The Student Room Group

Unsure about a physics degree

I need help! At first I was quite confident I enjoyed physics, specifically theories like special relativity, uncertainty and quantum physics, but now I am second guessing myself, and I'm not sure if I'm ready to be committed to the course, but I'm also not sure whether or not I'm just overthinking. I was considering just taking engineering as it is a practical course, and a simple career path, any advice?
Reply 1
I had this same dilemma too haha

Physics: theoretical, studying how the world works

Engineering: practical, applying that physics to the real world

A degree in either will provide you with employable skills, although physics will be more of research and theories which is more suited if you intend to become a physicist, if u see urself as a physicist then study physics - If you would prefer solving real problems then go for engineering.

I havent done a degree in either (yet) so this is only what I know based on research and asking around i did last year, i decided on engineering over physics solely because working in a lab didnt appeal to me. And dont forget even if you choose one or another it doesnt necessarily mean you gotta be what u studied, ik people that have studied engineering then went on to do physics and vice versa
Hey there, I'm a second year at Nottingham who does physics and philosophy.

If you are concerned about doing labs then there are lots of courses (including the course I study at Nottingham) that offer physics with/and another subject as a joint honours that don't include labs. This other subjects can range from astronomy, and maths to philosophy but make sure to check with the university you're apply to.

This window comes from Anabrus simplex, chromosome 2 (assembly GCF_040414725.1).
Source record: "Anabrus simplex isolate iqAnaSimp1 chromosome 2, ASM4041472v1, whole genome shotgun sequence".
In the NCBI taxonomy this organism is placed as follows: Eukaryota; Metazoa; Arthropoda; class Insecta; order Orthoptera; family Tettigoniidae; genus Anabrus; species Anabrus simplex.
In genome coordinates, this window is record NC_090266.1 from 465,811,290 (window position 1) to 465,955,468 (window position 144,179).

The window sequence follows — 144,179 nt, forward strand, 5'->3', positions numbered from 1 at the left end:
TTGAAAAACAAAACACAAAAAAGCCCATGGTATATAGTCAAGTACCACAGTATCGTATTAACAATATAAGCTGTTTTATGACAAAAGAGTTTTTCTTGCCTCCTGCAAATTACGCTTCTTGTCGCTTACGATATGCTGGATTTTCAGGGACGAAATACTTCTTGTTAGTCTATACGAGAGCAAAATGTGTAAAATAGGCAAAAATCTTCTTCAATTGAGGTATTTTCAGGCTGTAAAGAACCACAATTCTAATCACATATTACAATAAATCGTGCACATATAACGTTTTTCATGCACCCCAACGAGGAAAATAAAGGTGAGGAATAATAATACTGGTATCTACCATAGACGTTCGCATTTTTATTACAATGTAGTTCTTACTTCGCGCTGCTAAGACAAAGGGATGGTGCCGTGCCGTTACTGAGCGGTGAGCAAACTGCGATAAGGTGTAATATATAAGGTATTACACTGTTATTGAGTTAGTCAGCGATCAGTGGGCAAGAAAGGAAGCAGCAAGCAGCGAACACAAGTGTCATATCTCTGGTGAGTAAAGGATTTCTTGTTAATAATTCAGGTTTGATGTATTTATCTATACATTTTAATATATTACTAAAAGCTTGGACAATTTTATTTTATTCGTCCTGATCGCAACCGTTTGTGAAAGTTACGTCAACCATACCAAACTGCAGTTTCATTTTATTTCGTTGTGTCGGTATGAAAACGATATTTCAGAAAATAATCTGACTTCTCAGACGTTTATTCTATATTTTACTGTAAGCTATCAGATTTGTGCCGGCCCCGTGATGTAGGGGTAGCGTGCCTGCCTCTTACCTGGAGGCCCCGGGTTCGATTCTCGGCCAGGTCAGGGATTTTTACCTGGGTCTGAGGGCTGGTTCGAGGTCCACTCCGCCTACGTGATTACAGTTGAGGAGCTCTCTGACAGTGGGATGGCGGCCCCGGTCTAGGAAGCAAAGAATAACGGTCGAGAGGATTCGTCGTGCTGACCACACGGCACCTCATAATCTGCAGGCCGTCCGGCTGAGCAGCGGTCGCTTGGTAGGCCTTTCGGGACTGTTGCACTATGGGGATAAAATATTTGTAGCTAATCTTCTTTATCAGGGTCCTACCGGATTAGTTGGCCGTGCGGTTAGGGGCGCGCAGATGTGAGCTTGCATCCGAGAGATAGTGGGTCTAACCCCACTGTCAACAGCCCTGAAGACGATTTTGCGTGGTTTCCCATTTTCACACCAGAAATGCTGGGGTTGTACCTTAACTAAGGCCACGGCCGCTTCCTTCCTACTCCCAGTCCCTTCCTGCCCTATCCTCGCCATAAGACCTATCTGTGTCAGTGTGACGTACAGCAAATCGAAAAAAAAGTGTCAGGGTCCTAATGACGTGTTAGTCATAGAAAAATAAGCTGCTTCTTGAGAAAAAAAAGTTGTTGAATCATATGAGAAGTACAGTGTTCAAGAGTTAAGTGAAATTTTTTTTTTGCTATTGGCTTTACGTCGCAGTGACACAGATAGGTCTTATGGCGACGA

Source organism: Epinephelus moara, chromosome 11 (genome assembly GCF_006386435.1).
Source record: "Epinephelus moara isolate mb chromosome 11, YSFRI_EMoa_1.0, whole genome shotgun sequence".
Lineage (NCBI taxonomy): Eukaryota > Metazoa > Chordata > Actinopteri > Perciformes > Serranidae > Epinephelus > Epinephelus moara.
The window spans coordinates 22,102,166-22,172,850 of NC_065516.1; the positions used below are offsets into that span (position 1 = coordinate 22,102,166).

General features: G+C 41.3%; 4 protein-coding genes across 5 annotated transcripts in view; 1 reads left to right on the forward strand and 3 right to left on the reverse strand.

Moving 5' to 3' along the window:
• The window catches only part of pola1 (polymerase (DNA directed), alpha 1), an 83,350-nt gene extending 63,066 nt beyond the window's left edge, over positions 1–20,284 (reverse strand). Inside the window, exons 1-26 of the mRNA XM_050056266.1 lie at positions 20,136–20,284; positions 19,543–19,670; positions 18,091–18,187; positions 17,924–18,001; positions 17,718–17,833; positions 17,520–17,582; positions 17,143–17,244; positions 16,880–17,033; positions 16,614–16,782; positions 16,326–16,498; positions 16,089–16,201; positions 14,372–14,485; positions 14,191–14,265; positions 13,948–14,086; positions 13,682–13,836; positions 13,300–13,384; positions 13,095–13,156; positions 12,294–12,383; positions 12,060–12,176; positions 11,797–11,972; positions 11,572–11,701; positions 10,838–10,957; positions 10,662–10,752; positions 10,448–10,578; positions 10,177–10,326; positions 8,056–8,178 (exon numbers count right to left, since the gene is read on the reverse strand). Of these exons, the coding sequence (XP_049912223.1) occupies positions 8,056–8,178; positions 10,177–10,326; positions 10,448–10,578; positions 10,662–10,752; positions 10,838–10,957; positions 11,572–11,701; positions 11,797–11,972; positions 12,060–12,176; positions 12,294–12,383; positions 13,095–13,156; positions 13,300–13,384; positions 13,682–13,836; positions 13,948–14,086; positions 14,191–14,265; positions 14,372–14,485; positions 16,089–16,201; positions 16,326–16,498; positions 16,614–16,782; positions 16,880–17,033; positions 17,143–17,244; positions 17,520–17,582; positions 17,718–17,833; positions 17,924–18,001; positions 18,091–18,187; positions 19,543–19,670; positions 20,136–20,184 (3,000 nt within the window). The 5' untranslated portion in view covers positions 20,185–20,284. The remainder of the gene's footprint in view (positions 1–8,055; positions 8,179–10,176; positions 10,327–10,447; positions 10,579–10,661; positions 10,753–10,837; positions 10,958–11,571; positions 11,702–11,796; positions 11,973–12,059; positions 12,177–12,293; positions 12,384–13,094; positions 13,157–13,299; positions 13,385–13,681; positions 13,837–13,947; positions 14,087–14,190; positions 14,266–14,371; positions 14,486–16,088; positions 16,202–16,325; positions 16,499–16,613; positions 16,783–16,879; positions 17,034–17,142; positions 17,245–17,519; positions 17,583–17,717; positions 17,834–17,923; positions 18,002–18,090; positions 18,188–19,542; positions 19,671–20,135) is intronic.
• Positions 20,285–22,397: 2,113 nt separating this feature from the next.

I also think that physics would give you pretty similar job prospects to engineering. Although it is not as specific an area, the skills learned in a physics degree are not only applicable to physics/scientific fields, but also to other areas like civil service or data analysis.

One difference between the two is that the use of computers is slightly different. In physics you are either more expected, or even required, to use python or another computer program to supplement the physics and demonstrate various physical systems/phenomena. In engineering, you tend to use CAD programs instead.

Ultimately, you'll need to weigh up these different factors and see which one you are drawn to more, but I hope I have made it a bit clearer what each degree might involve. Best of luck choosing between the two, and if you have any more questions let me know :smile:

Quick Reply